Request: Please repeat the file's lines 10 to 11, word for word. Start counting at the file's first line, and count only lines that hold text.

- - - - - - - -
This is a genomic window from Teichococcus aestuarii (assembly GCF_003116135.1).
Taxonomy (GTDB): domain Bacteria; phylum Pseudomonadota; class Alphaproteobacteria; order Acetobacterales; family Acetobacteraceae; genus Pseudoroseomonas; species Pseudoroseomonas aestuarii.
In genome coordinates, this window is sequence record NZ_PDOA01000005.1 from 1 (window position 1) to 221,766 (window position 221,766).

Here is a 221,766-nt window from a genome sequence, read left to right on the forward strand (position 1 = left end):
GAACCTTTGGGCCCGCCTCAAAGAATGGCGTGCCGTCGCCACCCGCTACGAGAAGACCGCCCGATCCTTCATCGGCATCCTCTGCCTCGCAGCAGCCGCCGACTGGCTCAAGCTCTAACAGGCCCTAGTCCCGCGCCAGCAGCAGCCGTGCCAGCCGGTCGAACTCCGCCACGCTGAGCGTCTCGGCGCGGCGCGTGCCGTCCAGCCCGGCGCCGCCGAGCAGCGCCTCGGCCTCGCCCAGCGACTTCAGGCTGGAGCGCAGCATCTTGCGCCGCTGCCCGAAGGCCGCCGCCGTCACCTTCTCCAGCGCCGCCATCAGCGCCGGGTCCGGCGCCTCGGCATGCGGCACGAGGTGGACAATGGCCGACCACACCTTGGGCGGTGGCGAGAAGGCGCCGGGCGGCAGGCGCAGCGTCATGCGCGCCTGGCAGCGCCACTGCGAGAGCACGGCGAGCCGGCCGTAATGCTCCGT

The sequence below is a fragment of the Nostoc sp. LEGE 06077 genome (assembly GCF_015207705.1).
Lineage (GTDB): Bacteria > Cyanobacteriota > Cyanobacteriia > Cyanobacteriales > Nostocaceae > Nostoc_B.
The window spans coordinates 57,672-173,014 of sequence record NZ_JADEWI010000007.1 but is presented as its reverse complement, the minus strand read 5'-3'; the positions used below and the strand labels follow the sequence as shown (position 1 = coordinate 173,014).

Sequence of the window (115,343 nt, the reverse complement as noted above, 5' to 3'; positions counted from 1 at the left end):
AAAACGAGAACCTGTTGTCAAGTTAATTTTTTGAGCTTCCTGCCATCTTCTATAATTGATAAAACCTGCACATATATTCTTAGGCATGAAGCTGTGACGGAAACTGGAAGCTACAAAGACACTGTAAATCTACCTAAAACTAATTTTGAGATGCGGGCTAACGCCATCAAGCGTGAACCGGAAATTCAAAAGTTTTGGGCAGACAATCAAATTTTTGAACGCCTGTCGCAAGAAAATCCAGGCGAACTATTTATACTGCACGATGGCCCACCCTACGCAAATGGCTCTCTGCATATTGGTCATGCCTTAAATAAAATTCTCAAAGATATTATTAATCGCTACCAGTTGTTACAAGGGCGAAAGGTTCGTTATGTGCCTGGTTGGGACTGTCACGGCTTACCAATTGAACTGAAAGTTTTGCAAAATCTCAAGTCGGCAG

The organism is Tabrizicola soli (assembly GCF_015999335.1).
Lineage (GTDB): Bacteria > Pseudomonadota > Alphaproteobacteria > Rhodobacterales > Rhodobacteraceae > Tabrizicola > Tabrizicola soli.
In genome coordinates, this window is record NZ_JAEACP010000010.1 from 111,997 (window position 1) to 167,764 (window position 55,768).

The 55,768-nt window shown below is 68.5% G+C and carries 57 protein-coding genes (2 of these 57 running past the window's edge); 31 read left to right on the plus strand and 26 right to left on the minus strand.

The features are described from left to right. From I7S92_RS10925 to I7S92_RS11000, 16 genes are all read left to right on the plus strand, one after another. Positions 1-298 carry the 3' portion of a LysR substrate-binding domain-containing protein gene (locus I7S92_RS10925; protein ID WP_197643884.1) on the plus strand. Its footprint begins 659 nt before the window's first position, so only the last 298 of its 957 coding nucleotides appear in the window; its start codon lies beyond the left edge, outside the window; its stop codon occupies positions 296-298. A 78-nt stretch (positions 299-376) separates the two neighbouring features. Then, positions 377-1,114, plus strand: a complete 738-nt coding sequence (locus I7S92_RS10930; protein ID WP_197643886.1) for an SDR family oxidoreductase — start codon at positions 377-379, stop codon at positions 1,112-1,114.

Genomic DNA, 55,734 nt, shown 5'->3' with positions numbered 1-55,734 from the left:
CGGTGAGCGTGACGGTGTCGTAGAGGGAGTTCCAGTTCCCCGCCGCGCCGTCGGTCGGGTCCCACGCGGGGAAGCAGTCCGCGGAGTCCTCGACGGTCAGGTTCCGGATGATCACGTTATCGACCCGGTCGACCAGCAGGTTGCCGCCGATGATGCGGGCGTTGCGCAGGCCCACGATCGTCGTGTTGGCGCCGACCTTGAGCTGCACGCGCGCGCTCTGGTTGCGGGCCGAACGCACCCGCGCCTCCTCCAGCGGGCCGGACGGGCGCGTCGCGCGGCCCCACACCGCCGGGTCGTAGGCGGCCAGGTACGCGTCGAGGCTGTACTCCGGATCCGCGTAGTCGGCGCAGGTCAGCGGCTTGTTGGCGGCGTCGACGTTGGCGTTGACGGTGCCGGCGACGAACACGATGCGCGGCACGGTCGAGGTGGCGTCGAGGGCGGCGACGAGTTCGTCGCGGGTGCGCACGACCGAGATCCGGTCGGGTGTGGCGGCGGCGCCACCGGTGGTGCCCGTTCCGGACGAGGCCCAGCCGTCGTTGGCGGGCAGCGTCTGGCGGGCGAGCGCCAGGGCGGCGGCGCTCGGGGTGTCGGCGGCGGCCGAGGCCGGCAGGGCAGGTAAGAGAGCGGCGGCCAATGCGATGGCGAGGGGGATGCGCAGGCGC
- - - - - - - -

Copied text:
AAAACGAGAACCTGTTGTCAAGTTAATTTTTTGAGCTTCCTGCCATCTTCTATAATTGATAAAACCTGCACATATATTCTTAGGCATGAAGCTGTGACGGAAACTGGAAGCTACAAAGACACTGTAAATCTACCTAAAACTAATTTTGAGATGCGGGCTAACGCCATCAAGCGTGAACCGGAAATTCAAAAGTTTTGGGCAGACAATCAAATTTTTGAACGCCTGTCGCAAGAAAATCCAGGCGAACTATTTATACTGCACGATGGCCCACCCTACGCAAATGGCTCTCTGCATATTGGTCATGCCTTAAATAAAATTCTCAAAGATATTATTAATCGCTACCAGTTGTTACAAGGGCGAAAGGTTCGTTATGTGCCTGGTTGGGACTGTCACGGCTTACCAATTGAACTGAAAGTTTTGCAAAATCTCAAGTCGGCAG

The organism is Tabrizicola soli (assembly GCF_015999335.1).